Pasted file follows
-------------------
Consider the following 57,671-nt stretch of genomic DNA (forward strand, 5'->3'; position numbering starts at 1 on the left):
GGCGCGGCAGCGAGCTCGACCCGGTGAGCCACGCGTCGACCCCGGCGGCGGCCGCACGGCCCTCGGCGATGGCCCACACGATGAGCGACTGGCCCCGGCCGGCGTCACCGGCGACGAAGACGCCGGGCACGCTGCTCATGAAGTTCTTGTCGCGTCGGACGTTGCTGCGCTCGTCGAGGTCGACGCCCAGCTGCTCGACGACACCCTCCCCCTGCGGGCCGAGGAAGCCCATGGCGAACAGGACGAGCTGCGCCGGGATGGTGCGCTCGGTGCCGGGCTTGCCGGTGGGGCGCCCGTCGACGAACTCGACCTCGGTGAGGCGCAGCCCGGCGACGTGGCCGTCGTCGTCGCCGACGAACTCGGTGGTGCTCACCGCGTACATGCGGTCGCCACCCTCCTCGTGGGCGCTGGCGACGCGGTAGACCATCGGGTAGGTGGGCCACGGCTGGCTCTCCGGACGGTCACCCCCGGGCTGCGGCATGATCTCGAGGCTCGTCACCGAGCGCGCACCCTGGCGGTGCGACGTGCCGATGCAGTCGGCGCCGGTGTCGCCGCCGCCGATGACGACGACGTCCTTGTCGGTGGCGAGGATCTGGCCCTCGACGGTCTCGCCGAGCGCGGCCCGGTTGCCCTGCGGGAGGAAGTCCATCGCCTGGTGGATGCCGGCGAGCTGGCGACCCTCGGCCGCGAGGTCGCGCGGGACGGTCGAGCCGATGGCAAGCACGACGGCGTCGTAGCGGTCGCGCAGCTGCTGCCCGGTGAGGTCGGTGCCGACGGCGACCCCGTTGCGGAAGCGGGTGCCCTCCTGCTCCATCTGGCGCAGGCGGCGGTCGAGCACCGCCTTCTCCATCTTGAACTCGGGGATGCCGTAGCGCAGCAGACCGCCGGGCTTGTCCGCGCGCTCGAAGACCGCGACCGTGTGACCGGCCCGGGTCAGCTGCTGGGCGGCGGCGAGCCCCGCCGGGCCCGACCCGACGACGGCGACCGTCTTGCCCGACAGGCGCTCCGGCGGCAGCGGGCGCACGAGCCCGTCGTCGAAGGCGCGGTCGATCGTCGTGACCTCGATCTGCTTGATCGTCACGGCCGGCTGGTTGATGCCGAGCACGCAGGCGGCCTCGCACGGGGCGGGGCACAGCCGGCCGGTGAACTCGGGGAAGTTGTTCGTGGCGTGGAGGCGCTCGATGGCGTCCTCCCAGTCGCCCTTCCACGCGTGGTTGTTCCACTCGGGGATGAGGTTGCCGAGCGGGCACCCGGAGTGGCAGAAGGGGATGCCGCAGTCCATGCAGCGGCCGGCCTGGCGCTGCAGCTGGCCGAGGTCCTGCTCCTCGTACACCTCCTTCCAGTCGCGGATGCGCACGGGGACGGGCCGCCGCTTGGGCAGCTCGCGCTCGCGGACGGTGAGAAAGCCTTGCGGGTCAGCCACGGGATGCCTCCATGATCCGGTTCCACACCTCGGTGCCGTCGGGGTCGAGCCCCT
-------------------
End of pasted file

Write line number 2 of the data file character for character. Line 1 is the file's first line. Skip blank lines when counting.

GGCGCGGCAGCGAGCTCGACCCGGTGAGCCACGCGTCGACCCCGGCGGCGGCCGCACGGCCCTCGGCGATGGCCCACACGATGAGCGACTGGCCCCGGCCGGCGTCACCGGCGACGAAGACGCCGGGCACGCTGCTCATGAAGTTCTTGTCGCGTCGGACGTTGCTGCGCTCGTCGAGGTCGACGCCCAGCTGCTCGACGACACCCTCCCCCTGCGGGCCGAGGAAGCCCATGGCGAACAGGACGAGCTGCGCCGGGATGGTGCGCTCGGTGCCGGGCTTGCCGGTGGGGCGCCCGTCGACGAACTCGACCTCGGTGAGGCGCAGCCCGGCGACGTGGCCGTCGTCGTCGCCGACGAACTCGGTGGTGCTCACCGCGTACATGCGGTCGCCACCCTCCTCGTGGGCGCTGGCGACGCGGTAGACCATCGGGTAGGTGGGCCACGGCTGGCTCTCCGGACGGTCACCCCCGGGCTGCGGCATGATCTCGAGGCTCGTCACCGAGCGCGCACCCTGGCGGTGCGACGTGCCGATGCAGTCGGCGCCGGTGTCGCCGCCGCCGATGACGACGACGTCCTTGTCGGTGGCGAGGATCTGGCCCTCGACGGTCTCGCCGAGCGCGGCCCGGTTGCCCTGCGGGAGGAAGTCCATCGCCTGGTGGATGCCGGCGAGCTGGCGACCCTCGGCCGCGAGGTCGCGCGGGACGGTCGAGCCGATGGCAAGCACGACGGCGTCGTAGCGGTCGCGCAGCTGCTGCCCGGTGAGGTCGGTGCCGACGGCGACCCCGTTGCGGAAGCGGGTGCCCTCCTGCTCCATCTGGCGCAGGCGGCGGTCGAGCACCGCCTTCTCCATCTTGAACTCGGGGATGCCGTAGCGCAGCAGACCGCCGGGCTTGTCCGCGCGCTCGAAGACCGCGACCGTGTGACCGGCCCGGGTCAGCTGCTGGGCGGCGGCGAGCCCCGCCGGGCCCGACCCGACGACGGCGACCGTCTTGCCCGACAGGCGCTCCGGCGGCAGCGGGCGCACGAGCCCGTCGTCGAAGGCGCGGTCGATCGTCGTGACCTCGATCTGCTTGATCGTCACGGCCGGCTGGTTGATGCCGAGCACGCAGGCGGCCTCGCACGGGGCGGGGCACAGCCGGCCGGTGAACTCGGGGAAGTTGTTCGTGGCGTGGAGGCGCTCGATGGCGTCCTCCCAGTCGCCCTTCCACGCGTGGTTGTTCCACTCGGGGATGAGGTTGCCGAGCGGGCACCCGGAGTGGCAGAAGGGGATGCCGCAGTCCATGCAGCGGCCGGCCTGGCGCTGCAGCTGGCCGAGGTCCTGCTCCTCGTACACCTCCTTCCAGTCGCGGATGCGCACGGGGACGGGCCGCCGCTTGGGCAGCTCGCGCTCGCGGACGGTGAGAAAGCCTTGCGGGTCAGCCACGGGATGCCTCCATGATCCGGTTCCACACCTCGGTGCCGTCGGGGTCGAGCCCCT